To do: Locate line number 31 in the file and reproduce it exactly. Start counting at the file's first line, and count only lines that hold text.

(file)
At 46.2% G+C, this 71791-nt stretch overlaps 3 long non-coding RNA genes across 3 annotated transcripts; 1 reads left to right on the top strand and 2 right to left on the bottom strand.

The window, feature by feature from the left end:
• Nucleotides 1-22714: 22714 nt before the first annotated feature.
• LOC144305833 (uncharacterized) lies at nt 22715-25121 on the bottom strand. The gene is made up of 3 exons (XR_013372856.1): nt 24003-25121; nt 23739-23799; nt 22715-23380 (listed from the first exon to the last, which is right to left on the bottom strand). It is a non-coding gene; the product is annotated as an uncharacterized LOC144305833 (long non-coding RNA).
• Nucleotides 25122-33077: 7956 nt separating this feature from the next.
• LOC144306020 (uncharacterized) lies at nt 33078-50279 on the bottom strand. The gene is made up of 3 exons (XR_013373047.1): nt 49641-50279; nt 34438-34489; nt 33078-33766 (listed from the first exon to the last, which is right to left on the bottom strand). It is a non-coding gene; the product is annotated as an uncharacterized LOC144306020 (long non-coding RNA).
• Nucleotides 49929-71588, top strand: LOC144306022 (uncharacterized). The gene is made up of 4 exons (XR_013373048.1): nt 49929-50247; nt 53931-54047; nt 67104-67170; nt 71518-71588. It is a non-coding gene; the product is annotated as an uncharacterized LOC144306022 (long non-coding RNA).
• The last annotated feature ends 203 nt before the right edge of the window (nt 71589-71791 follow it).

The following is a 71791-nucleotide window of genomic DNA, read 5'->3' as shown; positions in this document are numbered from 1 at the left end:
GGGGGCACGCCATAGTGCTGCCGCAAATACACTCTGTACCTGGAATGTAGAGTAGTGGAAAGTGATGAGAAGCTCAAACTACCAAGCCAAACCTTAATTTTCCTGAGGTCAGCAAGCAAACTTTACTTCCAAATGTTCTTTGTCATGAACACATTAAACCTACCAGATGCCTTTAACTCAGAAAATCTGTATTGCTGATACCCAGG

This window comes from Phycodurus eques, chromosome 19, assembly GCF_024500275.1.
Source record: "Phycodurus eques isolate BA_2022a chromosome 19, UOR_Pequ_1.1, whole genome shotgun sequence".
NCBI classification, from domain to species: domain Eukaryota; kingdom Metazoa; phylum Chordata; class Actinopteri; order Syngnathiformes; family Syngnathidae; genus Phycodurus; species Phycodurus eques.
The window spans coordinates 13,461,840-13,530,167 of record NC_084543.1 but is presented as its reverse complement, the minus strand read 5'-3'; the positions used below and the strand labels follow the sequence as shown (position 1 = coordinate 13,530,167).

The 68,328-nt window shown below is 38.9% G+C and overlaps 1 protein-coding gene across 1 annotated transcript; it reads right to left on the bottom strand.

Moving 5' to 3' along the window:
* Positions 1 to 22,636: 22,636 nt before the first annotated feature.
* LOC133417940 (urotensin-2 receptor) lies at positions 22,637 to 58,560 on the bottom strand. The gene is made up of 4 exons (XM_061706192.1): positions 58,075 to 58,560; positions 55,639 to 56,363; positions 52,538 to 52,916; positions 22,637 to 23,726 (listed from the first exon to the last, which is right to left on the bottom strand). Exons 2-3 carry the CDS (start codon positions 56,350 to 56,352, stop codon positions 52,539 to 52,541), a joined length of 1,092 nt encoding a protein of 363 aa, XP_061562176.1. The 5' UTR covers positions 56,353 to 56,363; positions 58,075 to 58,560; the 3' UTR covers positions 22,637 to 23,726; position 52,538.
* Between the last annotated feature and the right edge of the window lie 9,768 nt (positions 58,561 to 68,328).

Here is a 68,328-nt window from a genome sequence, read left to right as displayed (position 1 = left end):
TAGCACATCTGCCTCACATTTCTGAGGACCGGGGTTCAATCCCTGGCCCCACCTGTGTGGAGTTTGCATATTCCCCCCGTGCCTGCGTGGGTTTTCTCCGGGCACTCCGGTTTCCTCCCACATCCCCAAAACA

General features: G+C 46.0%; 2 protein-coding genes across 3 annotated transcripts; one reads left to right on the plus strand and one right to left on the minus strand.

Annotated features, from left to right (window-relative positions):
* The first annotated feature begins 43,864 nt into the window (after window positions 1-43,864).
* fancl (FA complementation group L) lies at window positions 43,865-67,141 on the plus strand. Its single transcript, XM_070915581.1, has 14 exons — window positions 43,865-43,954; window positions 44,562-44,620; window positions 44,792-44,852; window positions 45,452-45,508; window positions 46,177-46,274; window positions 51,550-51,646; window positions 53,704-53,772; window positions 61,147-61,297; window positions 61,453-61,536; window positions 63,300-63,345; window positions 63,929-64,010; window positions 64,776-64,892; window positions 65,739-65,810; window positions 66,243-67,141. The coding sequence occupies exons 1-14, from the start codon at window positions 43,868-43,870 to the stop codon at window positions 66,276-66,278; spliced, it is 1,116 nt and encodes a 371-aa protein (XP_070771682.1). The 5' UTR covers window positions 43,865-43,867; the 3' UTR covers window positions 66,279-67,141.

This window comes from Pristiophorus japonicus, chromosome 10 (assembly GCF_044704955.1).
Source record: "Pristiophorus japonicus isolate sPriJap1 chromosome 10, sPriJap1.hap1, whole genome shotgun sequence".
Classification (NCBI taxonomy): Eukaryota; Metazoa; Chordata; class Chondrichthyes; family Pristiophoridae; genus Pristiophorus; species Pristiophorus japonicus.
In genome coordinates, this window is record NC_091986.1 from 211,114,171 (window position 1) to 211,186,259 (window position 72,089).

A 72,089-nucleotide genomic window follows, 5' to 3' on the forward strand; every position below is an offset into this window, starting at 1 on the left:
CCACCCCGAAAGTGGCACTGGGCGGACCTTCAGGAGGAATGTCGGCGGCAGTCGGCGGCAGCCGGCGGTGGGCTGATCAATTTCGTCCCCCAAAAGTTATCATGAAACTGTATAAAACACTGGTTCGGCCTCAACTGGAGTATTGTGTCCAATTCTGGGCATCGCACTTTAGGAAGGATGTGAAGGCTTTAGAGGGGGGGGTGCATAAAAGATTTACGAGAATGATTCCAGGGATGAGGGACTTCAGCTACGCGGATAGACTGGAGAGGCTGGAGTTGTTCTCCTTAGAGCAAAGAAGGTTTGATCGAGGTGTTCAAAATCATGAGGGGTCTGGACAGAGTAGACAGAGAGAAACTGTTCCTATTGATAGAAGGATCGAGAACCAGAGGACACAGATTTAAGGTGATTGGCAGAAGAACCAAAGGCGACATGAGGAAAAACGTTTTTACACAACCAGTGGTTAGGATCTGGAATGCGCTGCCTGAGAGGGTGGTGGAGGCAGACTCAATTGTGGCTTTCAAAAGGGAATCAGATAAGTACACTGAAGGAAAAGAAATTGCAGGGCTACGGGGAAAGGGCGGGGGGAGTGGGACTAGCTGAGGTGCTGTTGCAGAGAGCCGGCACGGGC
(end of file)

CCACCCCGAAAGTGGCACTGGGCGGACCTTCAGGAGGAATGTCGGCGGCAGTCGGCGGCAGCCGGCGGTGGGCTGATCAATTTCGTCCCCCAAAAGTTATCATGAAACTGTATAAAACACTGGTTCGGCCTCAACTGGAGTATTGTGTCCAATTCTGGGCATCGCACTTTAGGAAGGATGTGAAGGCTTTAGAGGGGGGGGTGCATAAAAGATTTACGAGAATGATTCCAGGGATGAGGGACTTCAGCTACGCGGATAGACTGGAGAGGCTGGAGTTGTTCTCCTTAGAGCAAAGAAGGTTTGATCGAGGTGTTCAAAATCATGAGGGGTCTGGACAGAGTAGACAGAGAGAAACTGTTCCTATTGATAGAAGGATCGAGAACCAGAGGACACAGATTTAAGGTGATTGGCAGAAGAACCAAAGGCGACATGAGGAAAAACGTTTTTACACAACCAGTGGTTAGGATCTGGAATGCGCTGCCTGAGAGGGTGGTGGAGGCAGACTCAATTGTGGCTTTCAAAAGGGAATCAGATAAGTACACTGAAGGAAAAGAAATTGCAGGGCTACGGGGAAAGGGCGGGGGGAGTGGGACTAGCTGAGGTGCTGTTGCAGAGAGCCGGCACGGGC